It seems every new apartment or condo development rising up in downtown Phoenix is considered “luxury.” Developers are racing to buy up infill properties and cover them with high-end housing that brings high-end rent. Is there any affordable housing being built in Phoenix? The answer is yes, but not much and not enough.
Hello high rent, good-bye long-time residents
The average rent for a one-bedroom apartment in downtown Phoenix now costs more than your average mortgage payment— $1,600. We have seen this before: an area in decline, suddenly becomes the next big thing. New development breathes in new life and investments—and of course, higher rents and home prices. Long-time residents of the downtown area, often minorities, find themselves displaced—pushed out by the turn of fortunes. Economic revival often makes affordable housing is one of its first casualties.
Section 32: making home ownership affordable
The City of Phoenix has created the Section 32 Home Ownership Program to provide affordable housing near the city’s downtown and beyond. The most current project is an infill development in the Garfield area east of downtown. Trellis, a non-profit, is working with the city to get ten or more homes constructed on property Phoenix acquired during the economic crash. The city took custody of many distressed properties during that time and has rehabbed them over the years. Now, some of those properties are providing an avenue to lower income residents looking to buy their first home.
Nice home, affordable price
Section 32 offers subsidies to first-time homebuyers who are at or below 80 percent of the Area Median Income (AMI), and will use the home as their primary residence. Eligible buyers purchase the home for market value. Through a combination of grants and subsidies they receive a 20% discount off the appraisal value, help with down payment and closing costs and a one-year home warranty. Section 32 requires potential participants, based on their credit score, to take homeownership, financial fitness and hands-on maintenance classes. Properties eligible to be sold under Section 32, don’t have to be city-owned or on city-owned property, but they do have to pass a Housing Quality Standards Inspection.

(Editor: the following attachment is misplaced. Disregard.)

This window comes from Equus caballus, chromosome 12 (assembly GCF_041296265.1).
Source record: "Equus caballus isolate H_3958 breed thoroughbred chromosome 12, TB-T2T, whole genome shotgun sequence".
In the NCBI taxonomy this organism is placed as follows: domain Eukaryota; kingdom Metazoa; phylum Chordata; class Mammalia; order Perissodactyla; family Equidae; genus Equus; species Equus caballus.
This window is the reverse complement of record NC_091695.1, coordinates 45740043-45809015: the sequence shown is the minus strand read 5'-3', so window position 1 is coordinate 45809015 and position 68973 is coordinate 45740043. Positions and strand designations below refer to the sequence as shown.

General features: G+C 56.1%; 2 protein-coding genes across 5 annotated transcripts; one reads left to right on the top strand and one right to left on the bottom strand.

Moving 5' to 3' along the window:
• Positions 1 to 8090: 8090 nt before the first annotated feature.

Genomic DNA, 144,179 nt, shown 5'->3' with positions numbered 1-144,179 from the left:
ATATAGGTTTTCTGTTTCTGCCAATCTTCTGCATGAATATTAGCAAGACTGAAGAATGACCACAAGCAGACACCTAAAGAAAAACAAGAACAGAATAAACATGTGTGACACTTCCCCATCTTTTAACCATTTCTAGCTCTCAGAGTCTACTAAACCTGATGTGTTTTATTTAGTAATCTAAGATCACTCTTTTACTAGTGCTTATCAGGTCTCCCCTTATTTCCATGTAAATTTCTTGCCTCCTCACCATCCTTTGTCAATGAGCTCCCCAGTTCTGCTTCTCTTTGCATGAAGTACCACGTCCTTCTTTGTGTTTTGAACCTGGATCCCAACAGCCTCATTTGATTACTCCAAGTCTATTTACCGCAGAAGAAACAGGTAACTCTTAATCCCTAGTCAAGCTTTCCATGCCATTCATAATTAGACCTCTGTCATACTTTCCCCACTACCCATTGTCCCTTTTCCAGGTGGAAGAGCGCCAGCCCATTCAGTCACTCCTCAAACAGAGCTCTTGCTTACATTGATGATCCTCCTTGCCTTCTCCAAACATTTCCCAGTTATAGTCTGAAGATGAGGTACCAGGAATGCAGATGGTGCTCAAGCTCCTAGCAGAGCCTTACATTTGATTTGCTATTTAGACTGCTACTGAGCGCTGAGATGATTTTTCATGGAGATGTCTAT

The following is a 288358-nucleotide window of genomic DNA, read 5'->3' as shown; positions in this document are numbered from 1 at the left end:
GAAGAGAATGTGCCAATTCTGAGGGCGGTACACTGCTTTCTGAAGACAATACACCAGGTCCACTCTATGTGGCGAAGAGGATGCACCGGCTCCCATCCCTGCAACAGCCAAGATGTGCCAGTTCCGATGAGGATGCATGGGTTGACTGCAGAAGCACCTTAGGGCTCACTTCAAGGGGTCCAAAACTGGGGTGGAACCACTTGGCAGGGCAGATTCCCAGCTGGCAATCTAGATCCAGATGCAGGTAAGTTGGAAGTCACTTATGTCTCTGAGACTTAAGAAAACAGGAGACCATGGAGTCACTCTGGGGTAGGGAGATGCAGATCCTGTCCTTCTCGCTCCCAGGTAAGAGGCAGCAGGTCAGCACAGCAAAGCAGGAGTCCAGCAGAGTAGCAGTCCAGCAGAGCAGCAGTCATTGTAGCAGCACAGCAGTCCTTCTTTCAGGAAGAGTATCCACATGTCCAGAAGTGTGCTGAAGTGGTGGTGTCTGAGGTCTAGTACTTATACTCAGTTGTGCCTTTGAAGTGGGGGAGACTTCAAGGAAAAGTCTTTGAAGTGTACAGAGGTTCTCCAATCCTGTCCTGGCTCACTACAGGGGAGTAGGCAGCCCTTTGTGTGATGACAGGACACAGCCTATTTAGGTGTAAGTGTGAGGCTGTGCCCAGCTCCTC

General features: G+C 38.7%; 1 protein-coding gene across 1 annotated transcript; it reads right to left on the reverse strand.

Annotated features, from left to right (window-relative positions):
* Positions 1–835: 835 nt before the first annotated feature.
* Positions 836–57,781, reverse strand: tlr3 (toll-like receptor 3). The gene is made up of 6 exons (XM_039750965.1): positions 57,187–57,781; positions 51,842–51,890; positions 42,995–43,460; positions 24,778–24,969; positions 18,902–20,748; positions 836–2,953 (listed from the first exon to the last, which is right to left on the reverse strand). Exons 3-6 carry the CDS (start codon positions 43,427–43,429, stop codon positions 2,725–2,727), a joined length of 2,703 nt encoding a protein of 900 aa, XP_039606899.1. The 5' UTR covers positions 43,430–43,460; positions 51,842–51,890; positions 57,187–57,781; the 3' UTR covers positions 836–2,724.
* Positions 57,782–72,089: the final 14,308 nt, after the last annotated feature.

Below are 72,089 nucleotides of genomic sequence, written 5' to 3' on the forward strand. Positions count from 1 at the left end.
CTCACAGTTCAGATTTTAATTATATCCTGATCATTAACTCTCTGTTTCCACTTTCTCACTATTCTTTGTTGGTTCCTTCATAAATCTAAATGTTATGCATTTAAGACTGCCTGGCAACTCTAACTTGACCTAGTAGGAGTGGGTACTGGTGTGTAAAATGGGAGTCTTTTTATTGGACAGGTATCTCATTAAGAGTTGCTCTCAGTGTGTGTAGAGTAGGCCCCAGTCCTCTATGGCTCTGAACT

In the Edison- Eastlake neighborhood, near 16th street and Van Buren, the city plans to develop affordable housing. Phoenix has received a $30 million federal grant from the U.S. Department of Housing to redevelop the area. The project will redevelop nearly 600 outdated public housing units and several vacant lots.
You can build a taller building if you make some units affordable (it’s true)
The City is also encouraging developers to include a percentage of affordable or workforce housing in its projects by offering perks such as tax breaks or extra height. While there are housing units for very low-income people, the real gap is in housing for the workforce. These are middle income individuals, making between 35 and 50-thousand dollars a year. They don’t qualify for low-income housing, but they can’t afford the rents of these new luxury apartments any more than their lower income peers can.
Section 32 will help some of these workforce earners gain home ownership, but there is a long way to go to fill this gap– and many more people in this predicament than available homes.
At Landmark title, we work with developers, builders and realtors and have the expertise to handle even the most complicated real estate transactions—for both commercial and residential properties.. For more information, visit our website or call (602)748-2800.